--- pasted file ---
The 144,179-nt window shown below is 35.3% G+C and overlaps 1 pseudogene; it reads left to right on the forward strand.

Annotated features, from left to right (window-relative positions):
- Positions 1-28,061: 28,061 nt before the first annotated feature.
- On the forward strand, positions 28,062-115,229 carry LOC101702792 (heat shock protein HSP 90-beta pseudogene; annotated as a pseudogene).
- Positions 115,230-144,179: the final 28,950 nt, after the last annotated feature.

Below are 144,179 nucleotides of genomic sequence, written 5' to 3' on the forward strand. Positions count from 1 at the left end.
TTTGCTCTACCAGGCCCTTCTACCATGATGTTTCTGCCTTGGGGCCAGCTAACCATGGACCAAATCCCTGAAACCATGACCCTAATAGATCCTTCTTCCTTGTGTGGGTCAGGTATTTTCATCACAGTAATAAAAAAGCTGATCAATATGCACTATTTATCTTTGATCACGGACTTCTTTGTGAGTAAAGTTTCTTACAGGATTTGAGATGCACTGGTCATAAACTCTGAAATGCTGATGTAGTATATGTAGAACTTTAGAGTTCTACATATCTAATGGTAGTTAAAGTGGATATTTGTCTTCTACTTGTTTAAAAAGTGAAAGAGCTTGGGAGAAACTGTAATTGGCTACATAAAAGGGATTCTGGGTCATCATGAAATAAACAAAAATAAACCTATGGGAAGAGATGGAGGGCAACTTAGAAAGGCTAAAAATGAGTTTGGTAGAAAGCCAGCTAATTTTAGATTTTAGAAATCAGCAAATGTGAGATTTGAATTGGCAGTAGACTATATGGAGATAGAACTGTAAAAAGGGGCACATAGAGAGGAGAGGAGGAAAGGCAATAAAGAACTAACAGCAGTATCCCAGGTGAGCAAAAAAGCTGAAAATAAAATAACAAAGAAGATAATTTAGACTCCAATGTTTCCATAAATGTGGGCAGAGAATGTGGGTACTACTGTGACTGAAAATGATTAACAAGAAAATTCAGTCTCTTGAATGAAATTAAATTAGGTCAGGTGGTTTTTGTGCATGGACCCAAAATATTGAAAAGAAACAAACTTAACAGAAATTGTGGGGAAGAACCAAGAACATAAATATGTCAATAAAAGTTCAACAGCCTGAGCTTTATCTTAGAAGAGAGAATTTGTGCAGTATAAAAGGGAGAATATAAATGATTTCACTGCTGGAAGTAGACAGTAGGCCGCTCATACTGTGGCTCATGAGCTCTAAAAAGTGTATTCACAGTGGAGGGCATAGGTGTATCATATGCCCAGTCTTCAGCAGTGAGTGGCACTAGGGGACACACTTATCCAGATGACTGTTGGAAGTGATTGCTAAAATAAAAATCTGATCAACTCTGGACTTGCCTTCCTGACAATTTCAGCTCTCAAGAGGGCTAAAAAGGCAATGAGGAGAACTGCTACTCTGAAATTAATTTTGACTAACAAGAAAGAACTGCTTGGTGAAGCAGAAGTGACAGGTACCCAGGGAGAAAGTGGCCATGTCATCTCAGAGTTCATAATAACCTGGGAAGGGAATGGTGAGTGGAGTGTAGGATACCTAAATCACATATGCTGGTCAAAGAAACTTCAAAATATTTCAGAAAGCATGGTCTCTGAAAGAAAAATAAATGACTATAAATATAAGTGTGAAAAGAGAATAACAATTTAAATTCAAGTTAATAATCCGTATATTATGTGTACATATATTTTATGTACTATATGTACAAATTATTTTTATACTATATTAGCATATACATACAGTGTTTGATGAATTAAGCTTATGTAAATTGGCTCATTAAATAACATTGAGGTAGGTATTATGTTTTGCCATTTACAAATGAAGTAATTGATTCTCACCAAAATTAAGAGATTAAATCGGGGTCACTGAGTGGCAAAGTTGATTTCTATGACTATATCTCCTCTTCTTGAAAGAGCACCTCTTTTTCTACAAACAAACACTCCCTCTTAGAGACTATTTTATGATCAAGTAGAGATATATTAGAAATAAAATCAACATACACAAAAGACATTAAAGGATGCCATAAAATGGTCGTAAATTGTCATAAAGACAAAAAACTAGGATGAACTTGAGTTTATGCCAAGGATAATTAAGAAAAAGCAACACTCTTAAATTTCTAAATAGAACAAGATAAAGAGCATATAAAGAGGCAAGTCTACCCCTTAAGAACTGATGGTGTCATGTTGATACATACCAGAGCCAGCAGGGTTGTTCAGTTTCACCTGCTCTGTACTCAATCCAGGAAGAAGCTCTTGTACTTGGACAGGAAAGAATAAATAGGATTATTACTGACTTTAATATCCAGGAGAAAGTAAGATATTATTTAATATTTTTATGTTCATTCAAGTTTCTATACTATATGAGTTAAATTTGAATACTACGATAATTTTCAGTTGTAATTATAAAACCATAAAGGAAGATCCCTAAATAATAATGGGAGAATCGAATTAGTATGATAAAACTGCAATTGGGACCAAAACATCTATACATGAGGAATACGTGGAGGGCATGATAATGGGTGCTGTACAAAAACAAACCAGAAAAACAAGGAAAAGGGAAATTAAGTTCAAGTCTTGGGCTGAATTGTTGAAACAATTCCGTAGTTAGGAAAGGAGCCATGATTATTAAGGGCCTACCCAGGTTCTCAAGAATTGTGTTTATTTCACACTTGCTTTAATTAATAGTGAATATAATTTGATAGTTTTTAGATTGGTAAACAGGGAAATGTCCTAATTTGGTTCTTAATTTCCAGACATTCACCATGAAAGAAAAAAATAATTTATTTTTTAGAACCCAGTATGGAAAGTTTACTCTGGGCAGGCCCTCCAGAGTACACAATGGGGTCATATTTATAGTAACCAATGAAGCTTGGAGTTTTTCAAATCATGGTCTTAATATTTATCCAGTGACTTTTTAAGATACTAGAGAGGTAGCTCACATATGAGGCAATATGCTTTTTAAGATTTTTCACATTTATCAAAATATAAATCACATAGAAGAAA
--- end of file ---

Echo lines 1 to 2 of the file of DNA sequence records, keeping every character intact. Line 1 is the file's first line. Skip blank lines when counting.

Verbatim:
The 144,179-nt window shown below is 35.3% G+C and overlaps 1 pseudogene; it reads left to right on the forward strand.

Annotated features, from left to right (window-relative positions):